Traveling Alone

Sunset - Tel Aviv

This year would have been my 31st wedding anniversary. It is instead the first year of my new life as a single woman. Finding myself at square one again, I feel the sense of surprise and injustice I remember from my childhood when I would land on the longest slide just as I was anticipating winning at Chutes and Ladders. I am on my butt again, starting over. We are encouraged in early childhood to believe that if we work hard and give something our all, we will win, or succeed, or be rewarded. I know that there are other messages we are given as well, such as “if at first you don’t succeed… “, and the one about learning from our mistakes, but somehow these come in on a softer frequency or we hear them as white lies alongside our inherent cultural competitiveness that stresses “going for the gold”, getting the “A” and the “cream rising to the top”.  It is strange that we can see that big slide right in front of us the entire time we are moving forward, and still be so upset and surprised when a roll of the dice lands us there.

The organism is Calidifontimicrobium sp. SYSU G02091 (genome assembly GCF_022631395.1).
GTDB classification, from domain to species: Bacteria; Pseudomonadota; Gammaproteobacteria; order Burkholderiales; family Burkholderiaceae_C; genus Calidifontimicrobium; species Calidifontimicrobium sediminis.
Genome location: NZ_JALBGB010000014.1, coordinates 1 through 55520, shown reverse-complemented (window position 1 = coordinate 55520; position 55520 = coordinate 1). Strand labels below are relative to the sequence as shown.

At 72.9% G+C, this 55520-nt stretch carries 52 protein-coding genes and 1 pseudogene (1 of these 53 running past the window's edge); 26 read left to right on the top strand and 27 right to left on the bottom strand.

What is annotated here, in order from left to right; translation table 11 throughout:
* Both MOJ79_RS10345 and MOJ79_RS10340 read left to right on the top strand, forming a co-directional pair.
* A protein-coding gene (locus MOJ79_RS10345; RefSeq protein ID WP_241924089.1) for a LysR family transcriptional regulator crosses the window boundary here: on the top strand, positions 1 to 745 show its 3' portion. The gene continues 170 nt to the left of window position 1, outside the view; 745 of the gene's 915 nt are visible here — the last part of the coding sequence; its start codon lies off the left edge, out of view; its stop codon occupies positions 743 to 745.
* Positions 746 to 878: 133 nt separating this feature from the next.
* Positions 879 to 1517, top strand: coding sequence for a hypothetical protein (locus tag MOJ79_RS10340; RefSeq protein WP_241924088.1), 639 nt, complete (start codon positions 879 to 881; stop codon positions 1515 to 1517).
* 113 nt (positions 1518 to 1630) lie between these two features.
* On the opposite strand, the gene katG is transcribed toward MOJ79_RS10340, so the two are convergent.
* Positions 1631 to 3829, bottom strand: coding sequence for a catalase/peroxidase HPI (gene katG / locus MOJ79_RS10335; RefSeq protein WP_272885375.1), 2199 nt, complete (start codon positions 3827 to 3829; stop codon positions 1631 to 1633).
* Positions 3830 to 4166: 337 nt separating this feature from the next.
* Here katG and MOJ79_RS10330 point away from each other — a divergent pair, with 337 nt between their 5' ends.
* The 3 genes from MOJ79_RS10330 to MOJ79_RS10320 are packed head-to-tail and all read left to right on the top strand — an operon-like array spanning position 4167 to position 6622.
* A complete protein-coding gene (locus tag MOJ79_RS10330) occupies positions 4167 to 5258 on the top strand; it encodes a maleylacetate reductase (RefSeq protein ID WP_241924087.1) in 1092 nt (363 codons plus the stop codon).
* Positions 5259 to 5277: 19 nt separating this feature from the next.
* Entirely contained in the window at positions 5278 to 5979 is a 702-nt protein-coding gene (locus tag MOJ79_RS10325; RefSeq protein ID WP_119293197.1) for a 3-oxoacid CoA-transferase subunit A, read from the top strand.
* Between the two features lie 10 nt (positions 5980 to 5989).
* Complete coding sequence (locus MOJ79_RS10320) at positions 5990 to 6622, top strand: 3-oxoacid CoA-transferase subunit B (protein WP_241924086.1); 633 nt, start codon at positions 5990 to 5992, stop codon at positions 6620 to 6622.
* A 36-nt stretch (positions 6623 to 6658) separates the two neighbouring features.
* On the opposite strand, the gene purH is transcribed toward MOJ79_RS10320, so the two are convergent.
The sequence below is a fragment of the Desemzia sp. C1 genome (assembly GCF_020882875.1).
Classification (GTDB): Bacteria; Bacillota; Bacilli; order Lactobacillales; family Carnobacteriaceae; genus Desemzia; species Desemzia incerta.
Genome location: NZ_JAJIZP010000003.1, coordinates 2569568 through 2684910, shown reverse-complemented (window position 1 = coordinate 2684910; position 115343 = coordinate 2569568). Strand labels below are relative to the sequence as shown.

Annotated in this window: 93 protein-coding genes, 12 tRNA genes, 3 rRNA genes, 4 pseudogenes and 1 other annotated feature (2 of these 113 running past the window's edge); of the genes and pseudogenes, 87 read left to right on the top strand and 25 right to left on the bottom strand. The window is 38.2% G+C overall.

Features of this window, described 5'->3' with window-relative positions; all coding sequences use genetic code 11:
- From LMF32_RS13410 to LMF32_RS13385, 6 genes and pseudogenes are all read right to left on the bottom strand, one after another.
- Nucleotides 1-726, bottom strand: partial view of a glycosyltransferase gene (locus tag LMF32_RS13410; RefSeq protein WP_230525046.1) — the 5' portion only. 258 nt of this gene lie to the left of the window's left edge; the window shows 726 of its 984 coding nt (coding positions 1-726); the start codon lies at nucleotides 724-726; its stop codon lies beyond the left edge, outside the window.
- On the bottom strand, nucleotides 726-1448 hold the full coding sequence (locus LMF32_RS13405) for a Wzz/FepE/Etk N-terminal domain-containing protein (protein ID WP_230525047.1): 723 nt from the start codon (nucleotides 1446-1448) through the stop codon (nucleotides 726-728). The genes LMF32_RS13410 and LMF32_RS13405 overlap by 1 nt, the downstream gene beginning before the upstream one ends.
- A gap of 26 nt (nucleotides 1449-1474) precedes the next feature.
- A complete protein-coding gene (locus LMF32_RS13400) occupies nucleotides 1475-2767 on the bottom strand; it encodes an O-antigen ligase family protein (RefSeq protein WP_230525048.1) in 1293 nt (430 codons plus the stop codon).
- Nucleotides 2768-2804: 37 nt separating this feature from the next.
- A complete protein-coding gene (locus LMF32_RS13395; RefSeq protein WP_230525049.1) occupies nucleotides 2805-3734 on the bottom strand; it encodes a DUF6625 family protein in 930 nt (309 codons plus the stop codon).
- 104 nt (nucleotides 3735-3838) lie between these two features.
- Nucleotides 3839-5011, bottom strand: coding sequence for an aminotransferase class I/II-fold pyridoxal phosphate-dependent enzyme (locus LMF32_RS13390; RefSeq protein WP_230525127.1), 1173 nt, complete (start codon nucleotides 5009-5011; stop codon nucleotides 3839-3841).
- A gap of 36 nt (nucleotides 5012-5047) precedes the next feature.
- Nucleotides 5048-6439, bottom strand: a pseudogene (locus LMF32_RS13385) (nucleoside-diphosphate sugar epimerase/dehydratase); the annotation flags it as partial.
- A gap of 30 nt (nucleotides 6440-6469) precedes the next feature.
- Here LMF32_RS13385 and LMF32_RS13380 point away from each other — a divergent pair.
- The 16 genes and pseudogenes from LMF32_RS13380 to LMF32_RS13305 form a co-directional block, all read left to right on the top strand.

My marriage has been the single through line in my life for the past 30 years. I have friendships that have lasted longer, but there is nothing else that has required the same daily attention, constancy, and commitment.  I am confused about what happens now. I have been traveling on one circuitous bumpy road for a long time and now find that the road has ended abruptly.  It does not seem possible or desirable to turn around. There are so many roads that are adjacent but not obviously connected to my old road that my way now seems unclear. I find myself moving on slowly while paying close attention to the changing landscape. I have no real desire to fall immediately into another relationship.  I am excited about having time on my own to get to know myself, my interests and my desires. Yet, I feel the longing to continue on in my life with a traveling companion.  Can I be my own traveling companion?  I miss the relationship part of marriage. I miss the partnership, and the intimate day in day out sharing. Can I create partnership and have an intimate relationship with my self?  Is it enough to share my life, my accomplishments, my joy, and my struggles with my self?